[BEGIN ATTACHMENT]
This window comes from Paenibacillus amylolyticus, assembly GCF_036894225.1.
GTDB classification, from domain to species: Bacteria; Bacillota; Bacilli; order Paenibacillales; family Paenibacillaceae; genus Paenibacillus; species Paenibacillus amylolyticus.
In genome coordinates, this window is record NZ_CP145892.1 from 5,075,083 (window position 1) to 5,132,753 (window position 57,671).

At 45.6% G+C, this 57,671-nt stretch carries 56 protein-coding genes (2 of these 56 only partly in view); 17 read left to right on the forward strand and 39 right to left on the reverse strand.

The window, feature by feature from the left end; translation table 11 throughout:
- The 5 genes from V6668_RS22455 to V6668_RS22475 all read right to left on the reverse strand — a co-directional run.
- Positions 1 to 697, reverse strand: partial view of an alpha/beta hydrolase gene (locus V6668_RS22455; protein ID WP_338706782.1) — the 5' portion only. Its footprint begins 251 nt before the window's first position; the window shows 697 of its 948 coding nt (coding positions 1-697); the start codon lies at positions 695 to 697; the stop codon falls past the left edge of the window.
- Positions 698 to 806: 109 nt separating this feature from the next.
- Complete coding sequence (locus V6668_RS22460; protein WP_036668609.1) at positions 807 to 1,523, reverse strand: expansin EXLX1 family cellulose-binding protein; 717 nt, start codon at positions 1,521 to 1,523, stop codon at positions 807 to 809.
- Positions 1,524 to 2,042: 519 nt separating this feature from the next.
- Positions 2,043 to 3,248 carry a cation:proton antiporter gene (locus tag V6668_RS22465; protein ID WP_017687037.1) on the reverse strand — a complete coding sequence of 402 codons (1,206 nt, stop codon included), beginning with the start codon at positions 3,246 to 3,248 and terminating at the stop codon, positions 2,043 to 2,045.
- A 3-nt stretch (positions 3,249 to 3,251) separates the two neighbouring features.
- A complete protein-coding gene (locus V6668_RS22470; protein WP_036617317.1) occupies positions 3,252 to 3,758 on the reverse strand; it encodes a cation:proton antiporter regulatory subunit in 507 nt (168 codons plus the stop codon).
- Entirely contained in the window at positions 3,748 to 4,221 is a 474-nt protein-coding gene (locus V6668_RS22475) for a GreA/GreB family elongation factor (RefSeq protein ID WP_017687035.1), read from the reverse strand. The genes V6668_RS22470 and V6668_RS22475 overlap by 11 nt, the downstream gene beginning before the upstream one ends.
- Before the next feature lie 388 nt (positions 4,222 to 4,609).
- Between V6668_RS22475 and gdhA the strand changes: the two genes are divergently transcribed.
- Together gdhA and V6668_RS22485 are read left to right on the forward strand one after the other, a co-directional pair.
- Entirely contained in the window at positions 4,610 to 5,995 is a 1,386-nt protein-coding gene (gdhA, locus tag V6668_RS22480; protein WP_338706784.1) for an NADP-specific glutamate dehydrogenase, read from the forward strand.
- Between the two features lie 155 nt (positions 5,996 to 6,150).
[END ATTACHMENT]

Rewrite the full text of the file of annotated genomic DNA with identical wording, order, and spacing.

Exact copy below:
This window comes from Paenibacillus amylolyticus, assembly GCF_036894225.1.
GTDB classification, from domain to species: Bacteria; Bacillota; Bacilli; order Paenibacillales; family Paenibacillaceae; genus Paenibacillus; species Paenibacillus amylolyticus.
In genome coordinates, this window is record NZ_CP145892.1 from 5,075,083 (window position 1) to 5,132,753 (window position 57,671).

At 45.6% G+C, this 57,671-nt stretch carries 56 protein-coding genes (2 of these 56 only partly in view); 17 read left to right on the forward strand and 39 right to left on the reverse strand.

The window, feature by feature from the left end; translation table 11 throughout:
- The 5 genes from V6668_RS22455 to V6668_RS22475 all read right to left on the reverse strand — a co-directional run.
- Positions 1 to 697, reverse strand: partial view of an alpha/beta hydrolase gene (locus V6668_RS22455; protein ID WP_338706782.1) — the 5' portion only. Its footprint begins 251 nt before the window's first position; the window shows 697 of its 948 coding nt (coding positions 1-697); the start codon lies at positions 695 to 697; the stop codon falls past the left edge of the window.
- Positions 698 to 806: 109 nt separating this feature from the next.
- Complete coding sequence (locus V6668_RS22460; protein WP_036668609.1) at positions 807 to 1,523, reverse strand: expansin EXLX1 family cellulose-binding protein; 717 nt, start codon at positions 1,521 to 1,523, stop codon at positions 807 to 809.
- Positions 1,524 to 2,042: 519 nt separating this feature from the next.
- Positions 2,043 to 3,248 carry a cation:proton antiporter gene (locus tag V6668_RS22465; protein ID WP_017687037.1) on the reverse strand — a complete coding sequence of 402 codons (1,206 nt, stop codon included), beginning with the start codon at positions 3,246 to 3,248 and terminating at the stop codon, positions 2,043 to 2,045.
- A 3-nt stretch (positions 3,249 to 3,251) separates the two neighbouring features.
- A complete protein-coding gene (locus V6668_RS22470; protein WP_036617317.1) occupies positions 3,252 to 3,758 on the reverse strand; it encodes a cation:proton antiporter regulatory subunit in 507 nt (168 codons plus the stop codon).
- Entirely contained in the window at positions 3,748 to 4,221 is a 474-nt protein-coding gene (locus V6668_RS22475) for a GreA/GreB family elongation factor (RefSeq protein ID WP_017687035.1), read from the reverse strand. The genes V6668_RS22470 and V6668_RS22475 overlap by 11 nt, the downstream gene beginning before the upstream one ends.
- Before the next feature lie 388 nt (positions 4,222 to 4,609).
- Between V6668_RS22475 and gdhA the strand changes: the two genes are divergently transcribed.
- Together gdhA and V6668_RS22485 are read left to right on the forward strand one after the other, a co-directional pair.
- Entirely contained in the window at positions 4,610 to 5,995 is a 1,386-nt protein-coding gene (gdhA, locus tag V6668_RS22480; protein WP_338706784.1) for an NADP-specific glutamate dehydrogenase, read from the forward strand.
- Between the two features lie 155 nt (positions 5,996 to 6,150).